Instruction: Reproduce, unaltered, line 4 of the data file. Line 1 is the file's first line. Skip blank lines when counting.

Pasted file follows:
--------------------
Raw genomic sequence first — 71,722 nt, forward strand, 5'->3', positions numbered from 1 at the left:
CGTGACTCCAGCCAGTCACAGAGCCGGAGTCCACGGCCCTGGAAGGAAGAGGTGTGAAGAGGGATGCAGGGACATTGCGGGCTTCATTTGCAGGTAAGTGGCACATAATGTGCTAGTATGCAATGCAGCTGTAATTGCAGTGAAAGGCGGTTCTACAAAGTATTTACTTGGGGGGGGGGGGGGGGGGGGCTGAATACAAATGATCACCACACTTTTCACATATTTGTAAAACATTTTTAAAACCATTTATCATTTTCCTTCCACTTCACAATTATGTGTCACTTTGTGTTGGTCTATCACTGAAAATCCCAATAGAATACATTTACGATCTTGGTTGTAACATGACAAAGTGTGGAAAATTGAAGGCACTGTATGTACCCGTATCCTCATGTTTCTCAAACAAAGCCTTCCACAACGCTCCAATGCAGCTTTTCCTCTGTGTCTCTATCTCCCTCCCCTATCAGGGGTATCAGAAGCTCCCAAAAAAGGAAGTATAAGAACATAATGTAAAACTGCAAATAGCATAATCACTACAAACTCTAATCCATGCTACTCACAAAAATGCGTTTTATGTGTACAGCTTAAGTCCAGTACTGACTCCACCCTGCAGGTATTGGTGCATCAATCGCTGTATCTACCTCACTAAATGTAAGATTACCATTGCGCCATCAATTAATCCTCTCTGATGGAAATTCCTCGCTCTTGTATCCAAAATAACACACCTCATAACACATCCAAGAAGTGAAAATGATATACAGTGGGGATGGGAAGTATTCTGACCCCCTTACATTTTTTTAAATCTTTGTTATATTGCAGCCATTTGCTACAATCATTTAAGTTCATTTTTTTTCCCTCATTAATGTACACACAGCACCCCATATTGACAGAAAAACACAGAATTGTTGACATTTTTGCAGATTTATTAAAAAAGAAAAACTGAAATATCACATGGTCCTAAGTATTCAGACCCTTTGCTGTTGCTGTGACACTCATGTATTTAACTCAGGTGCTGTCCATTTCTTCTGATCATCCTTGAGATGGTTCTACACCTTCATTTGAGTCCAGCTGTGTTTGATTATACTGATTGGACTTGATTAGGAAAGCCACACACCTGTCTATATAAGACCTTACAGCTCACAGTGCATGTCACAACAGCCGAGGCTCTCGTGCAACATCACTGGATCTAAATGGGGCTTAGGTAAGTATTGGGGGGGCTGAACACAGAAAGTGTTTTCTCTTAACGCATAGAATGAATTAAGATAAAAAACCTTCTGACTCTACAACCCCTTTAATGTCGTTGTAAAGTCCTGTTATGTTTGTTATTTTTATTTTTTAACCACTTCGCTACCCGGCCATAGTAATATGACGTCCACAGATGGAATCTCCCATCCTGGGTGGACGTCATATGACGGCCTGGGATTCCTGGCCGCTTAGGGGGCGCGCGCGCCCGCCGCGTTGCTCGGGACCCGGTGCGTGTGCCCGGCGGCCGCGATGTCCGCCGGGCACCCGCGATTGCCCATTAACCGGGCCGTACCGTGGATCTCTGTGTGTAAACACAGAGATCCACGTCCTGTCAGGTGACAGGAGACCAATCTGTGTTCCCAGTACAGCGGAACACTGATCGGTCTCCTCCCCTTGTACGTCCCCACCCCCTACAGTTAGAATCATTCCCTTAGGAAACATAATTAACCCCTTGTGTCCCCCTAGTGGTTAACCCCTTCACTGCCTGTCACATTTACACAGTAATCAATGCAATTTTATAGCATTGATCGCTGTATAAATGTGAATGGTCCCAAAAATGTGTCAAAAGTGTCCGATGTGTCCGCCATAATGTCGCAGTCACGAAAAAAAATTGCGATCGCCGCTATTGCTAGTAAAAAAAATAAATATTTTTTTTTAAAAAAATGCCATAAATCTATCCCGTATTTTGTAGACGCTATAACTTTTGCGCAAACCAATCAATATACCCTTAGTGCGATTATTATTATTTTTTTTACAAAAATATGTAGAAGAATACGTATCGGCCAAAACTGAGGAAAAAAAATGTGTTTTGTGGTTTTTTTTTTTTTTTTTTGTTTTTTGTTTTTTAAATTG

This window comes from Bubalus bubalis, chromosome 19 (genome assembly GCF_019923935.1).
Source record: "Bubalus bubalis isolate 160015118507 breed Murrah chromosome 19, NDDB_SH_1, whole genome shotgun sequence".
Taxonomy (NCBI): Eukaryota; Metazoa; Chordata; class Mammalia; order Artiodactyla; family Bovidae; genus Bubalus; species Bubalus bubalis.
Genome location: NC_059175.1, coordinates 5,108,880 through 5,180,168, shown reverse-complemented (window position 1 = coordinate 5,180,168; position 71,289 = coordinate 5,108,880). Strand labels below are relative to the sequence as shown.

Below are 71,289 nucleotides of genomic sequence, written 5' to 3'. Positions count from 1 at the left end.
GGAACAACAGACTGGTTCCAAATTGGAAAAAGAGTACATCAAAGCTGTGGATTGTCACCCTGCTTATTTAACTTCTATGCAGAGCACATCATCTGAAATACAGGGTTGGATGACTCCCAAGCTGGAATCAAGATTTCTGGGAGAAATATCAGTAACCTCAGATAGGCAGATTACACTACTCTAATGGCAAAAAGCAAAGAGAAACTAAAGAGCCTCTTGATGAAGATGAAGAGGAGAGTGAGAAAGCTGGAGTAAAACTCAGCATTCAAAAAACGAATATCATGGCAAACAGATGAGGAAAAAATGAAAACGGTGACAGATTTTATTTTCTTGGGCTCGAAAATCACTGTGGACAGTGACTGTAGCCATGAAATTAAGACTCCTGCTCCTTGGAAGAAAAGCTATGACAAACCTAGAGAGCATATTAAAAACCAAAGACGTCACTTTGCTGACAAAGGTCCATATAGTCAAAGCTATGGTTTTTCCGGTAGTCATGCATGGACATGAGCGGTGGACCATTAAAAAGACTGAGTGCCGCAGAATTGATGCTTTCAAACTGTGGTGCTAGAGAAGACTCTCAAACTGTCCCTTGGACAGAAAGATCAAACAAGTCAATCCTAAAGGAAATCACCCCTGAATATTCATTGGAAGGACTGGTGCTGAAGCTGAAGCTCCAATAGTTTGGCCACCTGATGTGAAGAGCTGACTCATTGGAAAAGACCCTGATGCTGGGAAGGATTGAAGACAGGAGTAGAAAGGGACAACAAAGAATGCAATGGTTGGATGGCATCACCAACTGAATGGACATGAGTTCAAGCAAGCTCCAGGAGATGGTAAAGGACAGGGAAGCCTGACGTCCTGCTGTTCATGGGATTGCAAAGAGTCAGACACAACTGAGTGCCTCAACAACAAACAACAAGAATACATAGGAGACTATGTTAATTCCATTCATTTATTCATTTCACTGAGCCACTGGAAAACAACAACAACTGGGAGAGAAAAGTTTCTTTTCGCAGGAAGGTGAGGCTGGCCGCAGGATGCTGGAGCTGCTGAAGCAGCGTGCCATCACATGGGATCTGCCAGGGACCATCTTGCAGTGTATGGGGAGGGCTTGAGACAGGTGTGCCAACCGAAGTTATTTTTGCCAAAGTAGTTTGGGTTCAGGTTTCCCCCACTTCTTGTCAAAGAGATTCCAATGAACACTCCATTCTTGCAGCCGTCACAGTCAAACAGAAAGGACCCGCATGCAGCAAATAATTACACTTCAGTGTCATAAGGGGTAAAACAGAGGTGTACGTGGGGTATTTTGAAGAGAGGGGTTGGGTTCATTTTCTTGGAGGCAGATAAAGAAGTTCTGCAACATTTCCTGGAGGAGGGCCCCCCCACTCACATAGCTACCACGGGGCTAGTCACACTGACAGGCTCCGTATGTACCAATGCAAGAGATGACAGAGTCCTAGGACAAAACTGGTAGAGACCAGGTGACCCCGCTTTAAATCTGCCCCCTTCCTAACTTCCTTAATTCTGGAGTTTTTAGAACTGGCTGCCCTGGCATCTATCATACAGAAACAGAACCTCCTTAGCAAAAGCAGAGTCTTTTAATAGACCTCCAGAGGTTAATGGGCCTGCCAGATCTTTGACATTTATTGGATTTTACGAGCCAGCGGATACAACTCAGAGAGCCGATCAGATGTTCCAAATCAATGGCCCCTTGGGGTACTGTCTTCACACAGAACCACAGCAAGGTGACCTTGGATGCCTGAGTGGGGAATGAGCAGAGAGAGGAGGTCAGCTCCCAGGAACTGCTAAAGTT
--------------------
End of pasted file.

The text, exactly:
Source record: "Bubalus bubalis isolate 160015118507 breed Murrah chromosome 19, NDDB_SH_1, whole genome shotgun sequence".